Here, we describe 49-year-old female with cutaneous manifestation (leukocytoclastic vasculitis) as an unusual presentation of brucellosis.

 Case Report

A 49-year-old woman was admitted to hospital after a 3-week period of an intermittent fever, fatigue, and nausea and vomiting. The physical examination revealed high fever and splenomegaly which was confirmed by an abnormal ultrasound scan. Laboratory tests showed the following values: hematocrit 28%; WBC 2650 cells/mm 3 , platelet count 52,000 mm 3 . Serological and blood cultures were obtained on admission. Bone marrow biopsy was planned but as disseminated urticarial and maculopapular lesions developed [Figure 1], bone marrow biopsy was delayed and biopsy from skin lesions was done. Histopathology of a skin biopsy revealed supporting results with infectious process. Excisional skin biopsy results were assessed as leukocytoclastic vasculitis. Serological tests for salmonellosis, Epstein-Barr virus (EBV), HIV and hepatitis B were negative. Brucella agglutinin titer was positive at 1/200 titration (4+). Blood cultures are positive, that means Brucella reproduced. After a diagnosis of brucellosis was made, the patient was administered doxycycline 100 mg per os twice daily for 6 weeks, and rifampicin 600 mg per os once daily, beginning on the 10th day of hospitalization. Six days after treatment, the fever came down and the skin lesions vanished.{Figure 1}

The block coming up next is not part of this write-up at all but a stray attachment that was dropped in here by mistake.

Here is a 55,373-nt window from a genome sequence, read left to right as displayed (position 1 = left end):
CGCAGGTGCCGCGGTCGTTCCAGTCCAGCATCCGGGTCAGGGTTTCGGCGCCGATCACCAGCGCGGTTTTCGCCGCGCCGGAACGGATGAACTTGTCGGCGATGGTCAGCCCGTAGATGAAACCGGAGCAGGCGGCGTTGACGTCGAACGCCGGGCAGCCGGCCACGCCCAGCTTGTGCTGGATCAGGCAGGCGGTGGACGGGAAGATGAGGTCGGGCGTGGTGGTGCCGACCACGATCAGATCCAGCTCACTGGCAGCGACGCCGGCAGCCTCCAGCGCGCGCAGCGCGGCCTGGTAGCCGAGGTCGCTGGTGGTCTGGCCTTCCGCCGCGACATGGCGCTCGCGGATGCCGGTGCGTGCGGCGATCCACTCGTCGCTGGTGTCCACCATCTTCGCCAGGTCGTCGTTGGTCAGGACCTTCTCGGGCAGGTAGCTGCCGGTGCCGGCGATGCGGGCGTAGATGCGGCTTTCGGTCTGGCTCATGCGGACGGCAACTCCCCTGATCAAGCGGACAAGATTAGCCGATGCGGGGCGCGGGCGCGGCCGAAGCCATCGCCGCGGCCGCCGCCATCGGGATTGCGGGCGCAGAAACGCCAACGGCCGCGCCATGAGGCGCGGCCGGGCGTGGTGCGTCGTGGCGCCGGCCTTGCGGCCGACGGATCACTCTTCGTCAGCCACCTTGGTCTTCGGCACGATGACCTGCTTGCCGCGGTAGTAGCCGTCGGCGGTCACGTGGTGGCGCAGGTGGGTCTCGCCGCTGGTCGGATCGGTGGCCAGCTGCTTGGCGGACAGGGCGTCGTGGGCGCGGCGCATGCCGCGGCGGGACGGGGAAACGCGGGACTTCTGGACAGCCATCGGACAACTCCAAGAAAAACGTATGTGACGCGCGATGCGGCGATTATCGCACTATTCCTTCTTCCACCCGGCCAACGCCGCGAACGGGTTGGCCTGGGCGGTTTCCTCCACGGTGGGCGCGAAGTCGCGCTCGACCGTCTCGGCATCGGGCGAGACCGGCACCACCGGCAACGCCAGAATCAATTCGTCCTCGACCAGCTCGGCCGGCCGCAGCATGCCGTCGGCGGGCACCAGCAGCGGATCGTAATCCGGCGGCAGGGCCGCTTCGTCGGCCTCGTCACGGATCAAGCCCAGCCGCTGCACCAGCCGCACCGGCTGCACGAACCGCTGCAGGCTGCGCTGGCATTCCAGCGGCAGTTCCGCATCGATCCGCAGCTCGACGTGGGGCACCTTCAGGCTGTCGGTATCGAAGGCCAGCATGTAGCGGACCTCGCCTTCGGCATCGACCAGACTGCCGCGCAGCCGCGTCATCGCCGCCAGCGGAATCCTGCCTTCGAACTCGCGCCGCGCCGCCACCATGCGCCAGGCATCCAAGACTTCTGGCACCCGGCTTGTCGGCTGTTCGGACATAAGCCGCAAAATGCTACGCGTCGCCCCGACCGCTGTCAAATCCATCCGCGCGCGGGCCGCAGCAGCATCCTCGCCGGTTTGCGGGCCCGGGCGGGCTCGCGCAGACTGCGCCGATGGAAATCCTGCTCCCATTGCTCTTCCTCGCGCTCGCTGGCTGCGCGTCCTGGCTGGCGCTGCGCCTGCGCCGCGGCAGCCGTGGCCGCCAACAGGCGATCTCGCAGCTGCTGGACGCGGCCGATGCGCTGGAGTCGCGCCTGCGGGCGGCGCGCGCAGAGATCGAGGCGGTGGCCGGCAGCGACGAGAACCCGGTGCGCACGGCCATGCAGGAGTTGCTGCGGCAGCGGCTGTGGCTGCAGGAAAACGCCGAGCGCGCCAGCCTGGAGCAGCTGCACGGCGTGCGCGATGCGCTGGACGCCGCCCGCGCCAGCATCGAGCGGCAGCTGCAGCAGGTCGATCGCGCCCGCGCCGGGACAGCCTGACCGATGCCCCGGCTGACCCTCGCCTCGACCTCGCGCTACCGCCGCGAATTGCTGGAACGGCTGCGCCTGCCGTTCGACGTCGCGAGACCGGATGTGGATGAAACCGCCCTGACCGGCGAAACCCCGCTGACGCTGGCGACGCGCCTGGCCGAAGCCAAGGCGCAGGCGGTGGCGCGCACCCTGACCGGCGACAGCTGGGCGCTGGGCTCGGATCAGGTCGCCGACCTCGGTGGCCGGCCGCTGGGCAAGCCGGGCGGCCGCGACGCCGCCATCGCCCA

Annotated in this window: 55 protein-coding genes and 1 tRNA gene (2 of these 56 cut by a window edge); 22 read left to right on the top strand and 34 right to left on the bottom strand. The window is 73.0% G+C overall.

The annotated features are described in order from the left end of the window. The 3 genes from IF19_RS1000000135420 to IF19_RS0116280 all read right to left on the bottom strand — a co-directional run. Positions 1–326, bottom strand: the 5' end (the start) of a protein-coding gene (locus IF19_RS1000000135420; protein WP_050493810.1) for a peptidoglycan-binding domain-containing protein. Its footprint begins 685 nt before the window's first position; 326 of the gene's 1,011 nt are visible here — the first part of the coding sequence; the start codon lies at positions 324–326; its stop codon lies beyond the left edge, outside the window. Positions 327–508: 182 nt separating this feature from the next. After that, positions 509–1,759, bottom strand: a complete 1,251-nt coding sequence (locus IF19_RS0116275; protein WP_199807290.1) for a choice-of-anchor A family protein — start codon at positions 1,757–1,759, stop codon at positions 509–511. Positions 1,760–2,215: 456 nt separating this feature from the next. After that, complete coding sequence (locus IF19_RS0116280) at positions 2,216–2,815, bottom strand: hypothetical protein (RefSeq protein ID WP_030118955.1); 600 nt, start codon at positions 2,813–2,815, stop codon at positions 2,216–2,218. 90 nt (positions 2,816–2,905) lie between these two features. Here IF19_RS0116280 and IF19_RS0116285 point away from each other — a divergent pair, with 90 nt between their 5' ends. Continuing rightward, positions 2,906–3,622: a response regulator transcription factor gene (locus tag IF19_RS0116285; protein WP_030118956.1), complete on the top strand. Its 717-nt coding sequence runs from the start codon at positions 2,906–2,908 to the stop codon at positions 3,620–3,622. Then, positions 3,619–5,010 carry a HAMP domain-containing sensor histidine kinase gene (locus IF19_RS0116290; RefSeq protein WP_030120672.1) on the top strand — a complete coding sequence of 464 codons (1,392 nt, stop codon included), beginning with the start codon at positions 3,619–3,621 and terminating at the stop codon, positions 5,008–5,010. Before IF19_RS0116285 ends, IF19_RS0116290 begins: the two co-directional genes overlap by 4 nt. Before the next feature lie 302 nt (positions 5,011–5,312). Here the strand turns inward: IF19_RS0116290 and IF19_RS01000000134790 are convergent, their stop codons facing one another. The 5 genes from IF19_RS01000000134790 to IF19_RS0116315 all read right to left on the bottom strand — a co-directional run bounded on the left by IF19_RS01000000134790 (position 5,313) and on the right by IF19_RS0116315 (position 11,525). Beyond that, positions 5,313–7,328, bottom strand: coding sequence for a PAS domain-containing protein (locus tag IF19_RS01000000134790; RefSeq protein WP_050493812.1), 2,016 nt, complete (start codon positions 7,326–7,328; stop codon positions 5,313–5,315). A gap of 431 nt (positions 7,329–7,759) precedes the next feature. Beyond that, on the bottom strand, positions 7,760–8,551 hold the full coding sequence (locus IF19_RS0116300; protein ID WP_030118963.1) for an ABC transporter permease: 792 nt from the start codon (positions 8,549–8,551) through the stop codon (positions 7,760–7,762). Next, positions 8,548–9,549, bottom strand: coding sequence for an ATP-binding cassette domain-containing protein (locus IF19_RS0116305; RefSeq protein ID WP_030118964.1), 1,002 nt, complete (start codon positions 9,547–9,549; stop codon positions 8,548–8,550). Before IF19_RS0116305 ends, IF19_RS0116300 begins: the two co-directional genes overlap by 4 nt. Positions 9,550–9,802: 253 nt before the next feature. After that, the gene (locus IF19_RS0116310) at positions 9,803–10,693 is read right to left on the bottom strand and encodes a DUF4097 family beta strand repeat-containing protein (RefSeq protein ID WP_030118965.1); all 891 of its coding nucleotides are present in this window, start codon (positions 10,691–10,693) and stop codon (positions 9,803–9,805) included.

Brucellosis is a systemic infection in which any organ or system of the body can be involved. Cutaneous lesions occur in about 5-10% of patients with brucellosis. [4] The cutaneous manifestations of brucellosis can be multiple and are due to direct inoculation, hypersensitivity phenomena, deposition of immune complexes and direct invasion by the organism reaching the skin hematogenously. [2],[3],[4],[5]

Ariza et al., in a review of 436 cases of brucellosis, reported that about 6% of the patients had cutaneous lesions probably caused by the disease and described disseminated violet erythematous, papulonodular eruption, and erythema nodosum-like lesions as the most frequent eruptions observed, which appear during the initial episode of the disease or in relapse. [2] Chronic ulcerations and subcutaneous abscesses have also been described in brucellosis. [6] Al Abdely et al. described a case of female patient with a breast abscess caused by B. melitensis, which was successfully treated with co-trimoxazole plus doxycycline for 3 months. [7]